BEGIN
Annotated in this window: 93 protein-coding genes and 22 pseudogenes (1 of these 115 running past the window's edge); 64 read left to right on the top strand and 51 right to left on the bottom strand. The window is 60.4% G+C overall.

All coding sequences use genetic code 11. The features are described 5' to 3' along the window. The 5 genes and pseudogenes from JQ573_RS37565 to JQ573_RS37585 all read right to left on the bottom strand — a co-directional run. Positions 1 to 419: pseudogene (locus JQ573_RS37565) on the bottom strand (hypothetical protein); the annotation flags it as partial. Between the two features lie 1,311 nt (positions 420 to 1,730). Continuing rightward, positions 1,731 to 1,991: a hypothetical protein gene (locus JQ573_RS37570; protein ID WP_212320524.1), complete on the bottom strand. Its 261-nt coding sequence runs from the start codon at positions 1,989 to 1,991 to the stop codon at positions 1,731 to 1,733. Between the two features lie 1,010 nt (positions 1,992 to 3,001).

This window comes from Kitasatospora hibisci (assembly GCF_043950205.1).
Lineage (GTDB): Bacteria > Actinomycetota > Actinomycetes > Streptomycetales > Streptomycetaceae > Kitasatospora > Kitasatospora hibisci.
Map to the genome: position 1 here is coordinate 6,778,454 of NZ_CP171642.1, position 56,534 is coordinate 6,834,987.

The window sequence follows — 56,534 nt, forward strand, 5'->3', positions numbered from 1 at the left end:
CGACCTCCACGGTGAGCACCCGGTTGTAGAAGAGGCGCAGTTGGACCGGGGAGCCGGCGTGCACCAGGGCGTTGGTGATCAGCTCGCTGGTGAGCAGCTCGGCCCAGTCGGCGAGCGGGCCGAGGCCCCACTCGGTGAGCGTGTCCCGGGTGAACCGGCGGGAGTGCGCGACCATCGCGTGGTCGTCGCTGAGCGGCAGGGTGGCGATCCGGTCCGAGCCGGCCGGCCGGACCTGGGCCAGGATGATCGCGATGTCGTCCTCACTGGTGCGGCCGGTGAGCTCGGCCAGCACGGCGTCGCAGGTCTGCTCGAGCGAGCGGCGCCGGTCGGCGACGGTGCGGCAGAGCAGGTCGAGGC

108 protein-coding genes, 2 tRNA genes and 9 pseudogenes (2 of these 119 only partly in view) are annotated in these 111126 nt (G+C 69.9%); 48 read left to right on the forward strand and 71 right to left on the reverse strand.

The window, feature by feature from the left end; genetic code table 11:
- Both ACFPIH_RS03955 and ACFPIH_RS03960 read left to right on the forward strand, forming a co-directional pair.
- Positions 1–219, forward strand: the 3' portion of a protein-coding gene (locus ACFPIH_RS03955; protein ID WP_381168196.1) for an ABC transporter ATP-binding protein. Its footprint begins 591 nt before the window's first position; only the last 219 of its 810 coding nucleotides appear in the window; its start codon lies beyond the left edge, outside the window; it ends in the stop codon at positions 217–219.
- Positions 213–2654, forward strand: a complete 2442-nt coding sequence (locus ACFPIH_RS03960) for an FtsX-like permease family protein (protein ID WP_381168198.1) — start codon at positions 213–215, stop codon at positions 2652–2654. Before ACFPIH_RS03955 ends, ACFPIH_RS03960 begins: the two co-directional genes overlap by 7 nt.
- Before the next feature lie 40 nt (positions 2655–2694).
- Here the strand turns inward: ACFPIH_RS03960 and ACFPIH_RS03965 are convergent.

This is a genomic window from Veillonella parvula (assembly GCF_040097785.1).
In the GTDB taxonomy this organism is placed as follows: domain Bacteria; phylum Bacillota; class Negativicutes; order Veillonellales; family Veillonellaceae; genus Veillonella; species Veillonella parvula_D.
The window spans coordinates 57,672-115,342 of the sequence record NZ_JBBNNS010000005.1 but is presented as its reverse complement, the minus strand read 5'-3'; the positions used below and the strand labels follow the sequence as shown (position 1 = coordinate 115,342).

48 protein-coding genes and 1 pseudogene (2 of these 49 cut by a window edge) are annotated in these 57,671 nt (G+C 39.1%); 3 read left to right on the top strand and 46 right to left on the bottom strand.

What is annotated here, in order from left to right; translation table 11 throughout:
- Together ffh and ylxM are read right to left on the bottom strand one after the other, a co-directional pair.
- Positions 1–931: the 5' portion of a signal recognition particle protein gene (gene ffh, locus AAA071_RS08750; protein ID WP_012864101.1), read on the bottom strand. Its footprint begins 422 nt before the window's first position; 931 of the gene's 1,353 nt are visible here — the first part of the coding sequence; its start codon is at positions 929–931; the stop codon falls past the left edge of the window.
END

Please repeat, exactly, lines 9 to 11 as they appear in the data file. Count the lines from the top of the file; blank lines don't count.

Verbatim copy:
The window, feature by feature from the left end; genetic code table 11:
- Both ACFPIH_RS03955 and ACFPIH_RS03960 read left to right on the forward strand, forming a co-directional pair.
- Positions 1–219, forward strand: the 3' portion of a protein-coding gene (locus ACFPIH_RS03955; protein ID WP_381168196.1) for an ABC transporter ATP-binding protein. Its footprint begins 591 nt before the window's first position; only the last 219 of its 810 coding nucleotides appear in the window; its start codon lies beyond the left edge, outside the window; it ends in the stop codon at positions 217–219.